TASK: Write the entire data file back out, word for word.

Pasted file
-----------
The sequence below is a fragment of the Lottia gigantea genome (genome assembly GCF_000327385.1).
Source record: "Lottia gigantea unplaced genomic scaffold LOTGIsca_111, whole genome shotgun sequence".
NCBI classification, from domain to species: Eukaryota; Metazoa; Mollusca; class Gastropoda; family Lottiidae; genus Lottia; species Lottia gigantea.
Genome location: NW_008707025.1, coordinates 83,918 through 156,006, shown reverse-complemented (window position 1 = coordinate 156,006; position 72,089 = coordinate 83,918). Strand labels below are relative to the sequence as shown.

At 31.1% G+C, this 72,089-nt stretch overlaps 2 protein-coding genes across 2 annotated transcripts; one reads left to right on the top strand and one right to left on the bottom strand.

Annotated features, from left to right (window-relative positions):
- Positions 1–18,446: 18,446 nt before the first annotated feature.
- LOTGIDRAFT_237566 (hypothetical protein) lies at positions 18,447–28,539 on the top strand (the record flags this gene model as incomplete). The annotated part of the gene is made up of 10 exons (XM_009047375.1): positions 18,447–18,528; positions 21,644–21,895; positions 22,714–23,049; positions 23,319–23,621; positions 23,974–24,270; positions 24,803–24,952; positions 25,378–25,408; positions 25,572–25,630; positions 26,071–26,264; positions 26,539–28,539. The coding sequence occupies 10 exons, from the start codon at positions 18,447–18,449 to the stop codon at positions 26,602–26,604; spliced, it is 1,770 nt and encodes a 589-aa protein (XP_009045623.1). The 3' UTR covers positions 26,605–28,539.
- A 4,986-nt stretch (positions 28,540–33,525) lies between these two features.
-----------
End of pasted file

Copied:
The sequence below is a fragment of the Lottia gigantea genome (genome assembly GCF_000327385.1).
Source record: "Lottia gigantea unplaced genomic scaffold LOTGIsca_111, whole genome shotgun sequence".
NCBI classification, from domain to species: Eukaryota; Metazoa; Mollusca; class Gastropoda; family Lottiidae; genus Lottia; species Lottia gigantea.
Genome location: NW_008707025.1, coordinates 83,918 through 156,006, shown reverse-complemented (window position 1 = coordinate 156,006; position 72,089 = coordinate 83,918). Strand labels below are relative to the sequence as shown.

At 31.1% G+C, this 72,089-nt stretch overlaps 2 protein-coding genes across 2 annotated transcripts; one reads left to right on the top strand and one right to left on the bottom strand.

Annotated features, from left to right (window-relative positions):
- Positions 1–18,446: 18,446 nt before the first annotated feature.
- LOTGIDRAFT_237566 (hypothetical protein) lies at positions 18,447–28,539 on the top strand (the record flags this gene model as incomplete). The annotated part of the gene is made up of 10 exons (XM_009047375.1): positions 18,447–18,528; positions 21,644–21,895; positions 22,714–23,049; positions 23,319–23,621; positions 23,974–24,270; positions 24,803–24,952; positions 25,378–25,408; positions 25,572–25,630; positions 26,071–26,264; positions 26,539–28,539. The coding sequence occupies 10 exons, from the start codon at positions 18,447–18,449 to the stop codon at positions 26,602–26,604; spliced, it is 1,770 nt and encodes a 589-aa protein (XP_009045623.1). The 3' UTR covers positions 26,605–28,539.
- A 4,986-nt stretch (positions 28,540–33,525) lies between these two features.